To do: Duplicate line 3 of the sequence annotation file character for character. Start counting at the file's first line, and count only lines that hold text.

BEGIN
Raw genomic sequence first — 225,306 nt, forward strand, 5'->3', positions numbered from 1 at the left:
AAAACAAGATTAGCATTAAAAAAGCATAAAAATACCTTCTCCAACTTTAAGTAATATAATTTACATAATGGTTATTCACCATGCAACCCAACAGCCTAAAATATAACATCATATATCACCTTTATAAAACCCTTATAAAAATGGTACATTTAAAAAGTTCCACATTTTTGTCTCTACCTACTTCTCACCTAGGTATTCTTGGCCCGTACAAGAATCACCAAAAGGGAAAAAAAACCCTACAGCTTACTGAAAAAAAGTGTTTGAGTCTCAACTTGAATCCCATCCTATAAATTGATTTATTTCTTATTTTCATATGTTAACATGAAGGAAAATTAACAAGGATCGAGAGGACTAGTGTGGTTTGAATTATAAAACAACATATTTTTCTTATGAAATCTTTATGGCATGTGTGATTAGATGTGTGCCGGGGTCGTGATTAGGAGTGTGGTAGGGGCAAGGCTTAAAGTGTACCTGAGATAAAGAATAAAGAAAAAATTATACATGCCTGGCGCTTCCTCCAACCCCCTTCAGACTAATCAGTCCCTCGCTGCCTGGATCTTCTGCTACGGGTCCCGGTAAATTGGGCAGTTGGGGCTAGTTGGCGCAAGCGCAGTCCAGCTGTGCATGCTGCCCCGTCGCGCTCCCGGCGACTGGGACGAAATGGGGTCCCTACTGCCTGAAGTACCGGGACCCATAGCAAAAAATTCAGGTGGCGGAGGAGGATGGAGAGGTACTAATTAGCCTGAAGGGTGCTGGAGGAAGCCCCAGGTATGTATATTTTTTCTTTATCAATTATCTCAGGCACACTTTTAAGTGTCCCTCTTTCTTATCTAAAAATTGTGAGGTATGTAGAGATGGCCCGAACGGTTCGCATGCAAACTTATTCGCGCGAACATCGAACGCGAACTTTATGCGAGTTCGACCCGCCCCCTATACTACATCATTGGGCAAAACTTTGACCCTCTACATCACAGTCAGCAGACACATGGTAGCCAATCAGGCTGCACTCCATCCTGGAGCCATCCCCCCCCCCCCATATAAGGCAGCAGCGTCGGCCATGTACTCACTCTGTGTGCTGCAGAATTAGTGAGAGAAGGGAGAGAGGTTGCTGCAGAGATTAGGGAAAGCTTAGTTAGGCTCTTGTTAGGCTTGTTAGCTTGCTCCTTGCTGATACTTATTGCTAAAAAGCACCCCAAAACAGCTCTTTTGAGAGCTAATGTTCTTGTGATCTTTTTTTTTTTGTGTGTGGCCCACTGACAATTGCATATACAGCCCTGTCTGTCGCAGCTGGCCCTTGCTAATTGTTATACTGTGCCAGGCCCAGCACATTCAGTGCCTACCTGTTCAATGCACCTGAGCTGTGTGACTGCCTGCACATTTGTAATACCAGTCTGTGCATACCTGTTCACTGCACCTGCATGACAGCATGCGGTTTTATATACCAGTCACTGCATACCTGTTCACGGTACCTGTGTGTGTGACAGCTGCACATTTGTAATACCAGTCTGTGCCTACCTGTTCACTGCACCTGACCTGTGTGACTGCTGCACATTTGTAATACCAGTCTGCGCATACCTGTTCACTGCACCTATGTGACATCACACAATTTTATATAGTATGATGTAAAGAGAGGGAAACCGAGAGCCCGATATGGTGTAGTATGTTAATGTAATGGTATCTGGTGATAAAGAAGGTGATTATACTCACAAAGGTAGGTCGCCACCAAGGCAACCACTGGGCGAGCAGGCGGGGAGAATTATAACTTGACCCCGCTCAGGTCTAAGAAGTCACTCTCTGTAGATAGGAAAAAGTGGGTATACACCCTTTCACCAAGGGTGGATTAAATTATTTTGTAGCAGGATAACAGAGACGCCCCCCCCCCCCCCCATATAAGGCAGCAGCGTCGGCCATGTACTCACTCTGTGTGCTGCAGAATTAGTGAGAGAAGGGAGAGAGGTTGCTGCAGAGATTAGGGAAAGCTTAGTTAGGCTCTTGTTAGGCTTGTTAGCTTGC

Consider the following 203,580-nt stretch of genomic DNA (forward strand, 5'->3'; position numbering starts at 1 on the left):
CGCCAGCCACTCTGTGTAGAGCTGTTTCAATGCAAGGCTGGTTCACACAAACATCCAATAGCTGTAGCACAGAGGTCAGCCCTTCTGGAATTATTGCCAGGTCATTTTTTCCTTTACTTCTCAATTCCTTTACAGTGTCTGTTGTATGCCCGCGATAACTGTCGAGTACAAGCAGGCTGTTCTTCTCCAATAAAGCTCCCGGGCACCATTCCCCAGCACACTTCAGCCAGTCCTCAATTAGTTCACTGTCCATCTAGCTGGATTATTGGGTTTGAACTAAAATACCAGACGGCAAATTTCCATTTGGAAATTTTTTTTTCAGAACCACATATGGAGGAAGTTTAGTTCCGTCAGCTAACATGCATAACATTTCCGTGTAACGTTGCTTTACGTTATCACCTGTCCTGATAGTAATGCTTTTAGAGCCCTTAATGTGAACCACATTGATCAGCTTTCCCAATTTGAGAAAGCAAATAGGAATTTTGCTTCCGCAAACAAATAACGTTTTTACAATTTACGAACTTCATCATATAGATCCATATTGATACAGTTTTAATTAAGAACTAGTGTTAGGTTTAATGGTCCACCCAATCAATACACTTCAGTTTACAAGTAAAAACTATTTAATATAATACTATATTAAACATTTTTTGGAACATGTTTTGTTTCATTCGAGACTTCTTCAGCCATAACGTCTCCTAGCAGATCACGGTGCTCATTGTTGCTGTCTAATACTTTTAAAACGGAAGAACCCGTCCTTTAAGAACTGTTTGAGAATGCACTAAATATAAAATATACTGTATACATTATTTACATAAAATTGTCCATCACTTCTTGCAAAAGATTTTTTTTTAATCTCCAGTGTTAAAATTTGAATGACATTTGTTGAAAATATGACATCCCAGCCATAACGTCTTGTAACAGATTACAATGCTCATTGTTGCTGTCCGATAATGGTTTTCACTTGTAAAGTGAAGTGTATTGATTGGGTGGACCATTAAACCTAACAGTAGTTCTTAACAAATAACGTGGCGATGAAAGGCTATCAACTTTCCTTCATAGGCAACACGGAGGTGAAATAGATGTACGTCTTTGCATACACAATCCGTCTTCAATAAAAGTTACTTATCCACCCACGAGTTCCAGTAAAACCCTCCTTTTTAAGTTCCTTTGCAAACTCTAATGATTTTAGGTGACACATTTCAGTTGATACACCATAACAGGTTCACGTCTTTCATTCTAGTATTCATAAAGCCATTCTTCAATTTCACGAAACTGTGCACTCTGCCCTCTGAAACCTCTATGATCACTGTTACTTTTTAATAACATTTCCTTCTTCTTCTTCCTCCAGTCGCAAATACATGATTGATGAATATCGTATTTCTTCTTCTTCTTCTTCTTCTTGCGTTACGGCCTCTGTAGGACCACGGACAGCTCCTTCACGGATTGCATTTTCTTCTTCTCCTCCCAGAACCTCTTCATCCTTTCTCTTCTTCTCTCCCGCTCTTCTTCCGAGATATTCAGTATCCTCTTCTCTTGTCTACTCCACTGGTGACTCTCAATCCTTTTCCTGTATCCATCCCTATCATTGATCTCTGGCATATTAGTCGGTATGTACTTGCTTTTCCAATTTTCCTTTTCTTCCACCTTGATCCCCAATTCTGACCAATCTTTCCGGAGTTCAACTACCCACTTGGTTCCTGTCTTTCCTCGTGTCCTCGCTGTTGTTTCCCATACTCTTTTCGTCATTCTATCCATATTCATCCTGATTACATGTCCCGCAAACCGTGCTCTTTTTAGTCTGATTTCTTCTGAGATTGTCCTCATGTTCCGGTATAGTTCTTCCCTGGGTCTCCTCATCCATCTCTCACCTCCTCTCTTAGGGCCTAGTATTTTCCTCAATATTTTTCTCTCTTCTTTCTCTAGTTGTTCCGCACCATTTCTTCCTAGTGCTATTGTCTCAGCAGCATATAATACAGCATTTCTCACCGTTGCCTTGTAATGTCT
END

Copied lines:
Consider the following 203,580-nt stretch of genomic DNA (forward strand, 5'->3'; position numbering starts at 1 on the left):